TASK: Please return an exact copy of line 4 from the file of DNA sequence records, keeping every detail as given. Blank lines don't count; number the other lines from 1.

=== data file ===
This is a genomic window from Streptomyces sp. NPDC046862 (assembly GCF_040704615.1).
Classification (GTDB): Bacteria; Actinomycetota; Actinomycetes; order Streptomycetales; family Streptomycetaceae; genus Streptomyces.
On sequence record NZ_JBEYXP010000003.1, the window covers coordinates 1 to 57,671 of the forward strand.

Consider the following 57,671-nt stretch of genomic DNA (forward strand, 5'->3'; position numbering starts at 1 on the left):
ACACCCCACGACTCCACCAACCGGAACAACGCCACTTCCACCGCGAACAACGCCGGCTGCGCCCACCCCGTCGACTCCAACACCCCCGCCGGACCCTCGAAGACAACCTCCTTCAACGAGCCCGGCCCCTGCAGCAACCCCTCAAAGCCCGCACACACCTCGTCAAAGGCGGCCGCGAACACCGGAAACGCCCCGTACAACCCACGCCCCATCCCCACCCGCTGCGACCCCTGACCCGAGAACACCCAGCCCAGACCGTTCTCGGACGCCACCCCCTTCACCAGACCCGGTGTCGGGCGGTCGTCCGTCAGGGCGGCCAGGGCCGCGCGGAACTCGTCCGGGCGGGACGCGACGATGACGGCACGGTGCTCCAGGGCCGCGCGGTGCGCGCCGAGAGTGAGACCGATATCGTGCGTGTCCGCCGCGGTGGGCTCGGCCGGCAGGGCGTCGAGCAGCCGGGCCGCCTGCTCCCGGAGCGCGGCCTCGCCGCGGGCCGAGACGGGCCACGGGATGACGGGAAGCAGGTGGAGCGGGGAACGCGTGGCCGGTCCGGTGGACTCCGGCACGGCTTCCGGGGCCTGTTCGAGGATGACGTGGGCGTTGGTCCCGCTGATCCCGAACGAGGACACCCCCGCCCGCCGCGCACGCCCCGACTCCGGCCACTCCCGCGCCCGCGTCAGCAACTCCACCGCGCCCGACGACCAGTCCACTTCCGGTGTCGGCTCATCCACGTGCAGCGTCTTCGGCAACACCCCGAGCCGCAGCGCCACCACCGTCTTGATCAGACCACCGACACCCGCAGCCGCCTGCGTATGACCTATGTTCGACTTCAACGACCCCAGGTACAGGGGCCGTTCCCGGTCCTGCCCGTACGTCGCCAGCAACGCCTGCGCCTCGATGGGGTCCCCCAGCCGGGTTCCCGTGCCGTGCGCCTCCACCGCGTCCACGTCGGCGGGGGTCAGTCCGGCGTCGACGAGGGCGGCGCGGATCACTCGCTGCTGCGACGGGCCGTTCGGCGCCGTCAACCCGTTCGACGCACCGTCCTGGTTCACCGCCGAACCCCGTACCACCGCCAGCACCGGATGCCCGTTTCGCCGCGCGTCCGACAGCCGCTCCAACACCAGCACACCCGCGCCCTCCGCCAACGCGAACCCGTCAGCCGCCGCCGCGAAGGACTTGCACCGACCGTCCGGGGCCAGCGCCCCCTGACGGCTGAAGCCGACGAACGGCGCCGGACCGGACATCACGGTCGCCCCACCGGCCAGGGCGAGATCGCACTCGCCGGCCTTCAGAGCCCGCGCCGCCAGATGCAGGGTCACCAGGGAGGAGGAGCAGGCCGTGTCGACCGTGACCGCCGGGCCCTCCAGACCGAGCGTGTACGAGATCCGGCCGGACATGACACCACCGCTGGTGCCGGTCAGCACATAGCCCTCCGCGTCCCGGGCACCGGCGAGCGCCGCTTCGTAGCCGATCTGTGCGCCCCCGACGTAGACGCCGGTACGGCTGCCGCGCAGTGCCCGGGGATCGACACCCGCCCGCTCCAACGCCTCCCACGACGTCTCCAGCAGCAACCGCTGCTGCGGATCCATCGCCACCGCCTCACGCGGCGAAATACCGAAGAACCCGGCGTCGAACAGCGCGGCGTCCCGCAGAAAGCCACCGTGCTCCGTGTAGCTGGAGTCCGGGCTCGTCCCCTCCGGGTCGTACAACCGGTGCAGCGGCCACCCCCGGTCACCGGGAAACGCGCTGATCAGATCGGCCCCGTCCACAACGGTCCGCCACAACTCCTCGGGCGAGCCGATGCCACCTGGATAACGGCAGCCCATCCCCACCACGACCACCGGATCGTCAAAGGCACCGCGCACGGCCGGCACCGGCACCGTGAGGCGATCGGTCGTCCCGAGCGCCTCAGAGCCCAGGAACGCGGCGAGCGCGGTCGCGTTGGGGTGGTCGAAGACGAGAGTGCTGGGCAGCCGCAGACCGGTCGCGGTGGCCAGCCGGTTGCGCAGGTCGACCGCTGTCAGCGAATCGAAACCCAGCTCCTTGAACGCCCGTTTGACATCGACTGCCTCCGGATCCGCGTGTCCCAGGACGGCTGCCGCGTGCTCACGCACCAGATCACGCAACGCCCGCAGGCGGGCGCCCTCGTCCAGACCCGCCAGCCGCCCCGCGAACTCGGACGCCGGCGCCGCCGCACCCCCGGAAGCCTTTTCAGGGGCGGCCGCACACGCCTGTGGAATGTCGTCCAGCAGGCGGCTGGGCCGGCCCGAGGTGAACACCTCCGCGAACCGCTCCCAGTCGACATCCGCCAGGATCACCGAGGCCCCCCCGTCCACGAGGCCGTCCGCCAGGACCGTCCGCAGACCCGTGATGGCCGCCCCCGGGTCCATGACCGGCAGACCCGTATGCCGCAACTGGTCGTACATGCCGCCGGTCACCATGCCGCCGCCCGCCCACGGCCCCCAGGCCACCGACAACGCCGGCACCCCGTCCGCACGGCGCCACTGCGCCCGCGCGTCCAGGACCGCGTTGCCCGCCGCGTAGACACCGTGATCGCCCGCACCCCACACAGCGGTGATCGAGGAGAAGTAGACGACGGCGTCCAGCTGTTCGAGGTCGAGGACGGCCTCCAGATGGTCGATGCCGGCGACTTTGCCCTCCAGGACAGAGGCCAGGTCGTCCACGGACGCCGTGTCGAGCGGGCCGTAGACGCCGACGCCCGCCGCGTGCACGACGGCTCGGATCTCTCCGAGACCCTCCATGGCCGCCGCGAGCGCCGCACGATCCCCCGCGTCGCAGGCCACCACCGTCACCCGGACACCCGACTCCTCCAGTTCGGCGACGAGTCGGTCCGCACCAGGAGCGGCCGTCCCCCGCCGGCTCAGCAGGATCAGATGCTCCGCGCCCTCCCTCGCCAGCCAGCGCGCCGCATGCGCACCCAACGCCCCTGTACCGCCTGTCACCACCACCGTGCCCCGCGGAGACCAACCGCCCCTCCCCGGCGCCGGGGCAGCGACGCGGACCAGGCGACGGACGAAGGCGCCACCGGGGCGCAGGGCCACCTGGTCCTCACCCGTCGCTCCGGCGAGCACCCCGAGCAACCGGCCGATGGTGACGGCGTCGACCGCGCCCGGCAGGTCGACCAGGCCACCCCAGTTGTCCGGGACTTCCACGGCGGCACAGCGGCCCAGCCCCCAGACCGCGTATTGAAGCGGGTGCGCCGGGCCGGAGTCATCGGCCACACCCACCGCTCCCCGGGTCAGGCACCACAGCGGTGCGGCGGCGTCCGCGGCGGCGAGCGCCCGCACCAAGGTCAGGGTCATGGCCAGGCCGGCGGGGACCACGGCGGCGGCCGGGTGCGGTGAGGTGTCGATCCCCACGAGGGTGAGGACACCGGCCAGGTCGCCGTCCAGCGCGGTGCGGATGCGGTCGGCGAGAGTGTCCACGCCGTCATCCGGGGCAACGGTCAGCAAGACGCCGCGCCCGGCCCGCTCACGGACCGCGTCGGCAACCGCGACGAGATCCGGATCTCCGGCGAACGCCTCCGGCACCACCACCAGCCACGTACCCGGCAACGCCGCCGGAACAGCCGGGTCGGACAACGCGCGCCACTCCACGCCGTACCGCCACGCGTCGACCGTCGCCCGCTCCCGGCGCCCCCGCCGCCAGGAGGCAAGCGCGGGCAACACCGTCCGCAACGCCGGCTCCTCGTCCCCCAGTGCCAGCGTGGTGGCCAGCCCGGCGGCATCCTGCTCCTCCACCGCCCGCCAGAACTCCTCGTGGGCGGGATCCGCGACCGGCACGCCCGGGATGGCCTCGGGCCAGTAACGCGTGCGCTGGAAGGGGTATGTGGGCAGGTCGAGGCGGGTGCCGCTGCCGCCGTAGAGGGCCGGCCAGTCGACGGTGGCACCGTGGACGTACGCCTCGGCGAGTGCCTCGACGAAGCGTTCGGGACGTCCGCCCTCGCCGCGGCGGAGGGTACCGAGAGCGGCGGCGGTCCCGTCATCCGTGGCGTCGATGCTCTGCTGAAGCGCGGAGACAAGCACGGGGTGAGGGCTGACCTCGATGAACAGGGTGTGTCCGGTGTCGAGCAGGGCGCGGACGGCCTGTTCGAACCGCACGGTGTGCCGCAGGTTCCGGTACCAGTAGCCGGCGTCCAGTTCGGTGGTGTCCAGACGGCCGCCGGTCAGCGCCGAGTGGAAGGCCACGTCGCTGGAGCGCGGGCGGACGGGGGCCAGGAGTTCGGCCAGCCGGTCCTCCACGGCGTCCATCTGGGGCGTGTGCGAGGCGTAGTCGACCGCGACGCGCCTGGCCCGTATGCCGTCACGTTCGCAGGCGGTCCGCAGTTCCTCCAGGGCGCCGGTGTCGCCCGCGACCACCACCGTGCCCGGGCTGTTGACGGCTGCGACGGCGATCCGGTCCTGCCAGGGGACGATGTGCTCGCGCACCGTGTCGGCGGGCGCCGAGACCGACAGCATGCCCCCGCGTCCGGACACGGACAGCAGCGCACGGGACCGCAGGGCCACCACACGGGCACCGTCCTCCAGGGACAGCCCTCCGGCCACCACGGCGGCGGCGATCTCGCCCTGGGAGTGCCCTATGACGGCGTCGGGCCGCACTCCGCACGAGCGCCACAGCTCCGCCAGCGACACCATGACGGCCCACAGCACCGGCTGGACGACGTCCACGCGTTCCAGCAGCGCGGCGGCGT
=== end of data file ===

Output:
Consider the following 57,671-nt stretch of genomic DNA (forward strand, 5'->3'; position numbering starts at 1 on the left):